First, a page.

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Paths and Passageways
Ruba Abughaida


The word for ‘path’ in Arabic means so much more than can be translated into English. It signifies a familiar or even intimate neighbourhood with connotations of home and safety. The Arabic word for ‘passageway’ can mean a maze within a city, often an ancient walled city within whose twists and turns are the resting points of its street architecture, its trees and natural history, its terrain, neighbours and general street life. The doorway in a traditional Arabic home – very much like the one depicted on the front cover painting – is both a path and passageway. It serves as a gateway, linking a courtyard with to the world without…

C format paperback (216mm x135mm), 46pp
artwork by Nada Hawari
cover design by Alexandra Andries
ISBN 978 1 9999481 8 4

Arabic edition


Ruba Abughaida is a Palestinian-Lebanese poet and writer.  She was born in London where she spent part of her childhood before her parents returned to Kuwait where she grew up.  They eventually settled in Canada and she made her way back to the UK for postgraduate studies.  She is currently based in the Middle East but considers London and Montreal home as well.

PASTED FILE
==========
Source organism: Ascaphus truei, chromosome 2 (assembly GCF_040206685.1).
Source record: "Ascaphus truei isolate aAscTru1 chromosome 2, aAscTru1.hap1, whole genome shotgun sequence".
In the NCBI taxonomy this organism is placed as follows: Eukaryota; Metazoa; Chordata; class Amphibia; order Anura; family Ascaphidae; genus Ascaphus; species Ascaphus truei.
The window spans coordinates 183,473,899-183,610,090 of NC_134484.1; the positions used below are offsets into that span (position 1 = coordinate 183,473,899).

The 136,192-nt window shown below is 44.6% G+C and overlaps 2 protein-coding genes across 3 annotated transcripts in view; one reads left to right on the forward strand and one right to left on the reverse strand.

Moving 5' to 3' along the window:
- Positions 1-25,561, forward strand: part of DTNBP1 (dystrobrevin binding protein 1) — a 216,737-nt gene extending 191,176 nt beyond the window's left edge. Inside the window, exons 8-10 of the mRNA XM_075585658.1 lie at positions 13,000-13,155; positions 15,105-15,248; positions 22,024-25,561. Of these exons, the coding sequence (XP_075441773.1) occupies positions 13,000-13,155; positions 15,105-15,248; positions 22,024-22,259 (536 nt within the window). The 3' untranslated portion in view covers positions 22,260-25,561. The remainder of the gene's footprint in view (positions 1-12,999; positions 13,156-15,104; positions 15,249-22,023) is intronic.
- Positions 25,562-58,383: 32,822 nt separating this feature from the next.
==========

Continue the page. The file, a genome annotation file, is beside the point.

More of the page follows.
She received an Undergraduate Diploma in Creative Writing from Oxford University, where she was encouraged to pursue her love of poetry by her teacher and mentor, Oxford based poet Jenny Lewis.  She went on to complete an Mst in Creative Writing from Cambridge University.  She has subsequently collaborated with Jenny Lewis and Iraqi poet Adnan Al Sayegh on several poetry translation projects.  Her passion for Arabic literature and poetry has led her to the doors of SOAS in London and an upcoming graduate degree in Arabic Medieval Thought.

Her short story ‘The Sirocco Winds’ won first prize in the Writer and Artists’ Yearbook Historical Fiction competition in 2014.  She has been published in Inkapture Magazine, On the Premises, Noah Magazine, Wales Art Review, In Travel Magazine, The Rusty Nail, Squalorly, Sukoon Magazine and The Laurel Review.

Here is an interview with Ruba on

Ruba Abughaida’s website




If this were Tripoli of another time
I would have followed you to
The heart of the Daftirdar quarter
Where pens dangled from collars
Necklaces of ink and feather

Now I glance into tight passageways
Of Hamra, the strain of
Time marked on stones, its stories
Forgotten between the thresholds of doors
Those seated outside speaking of what remains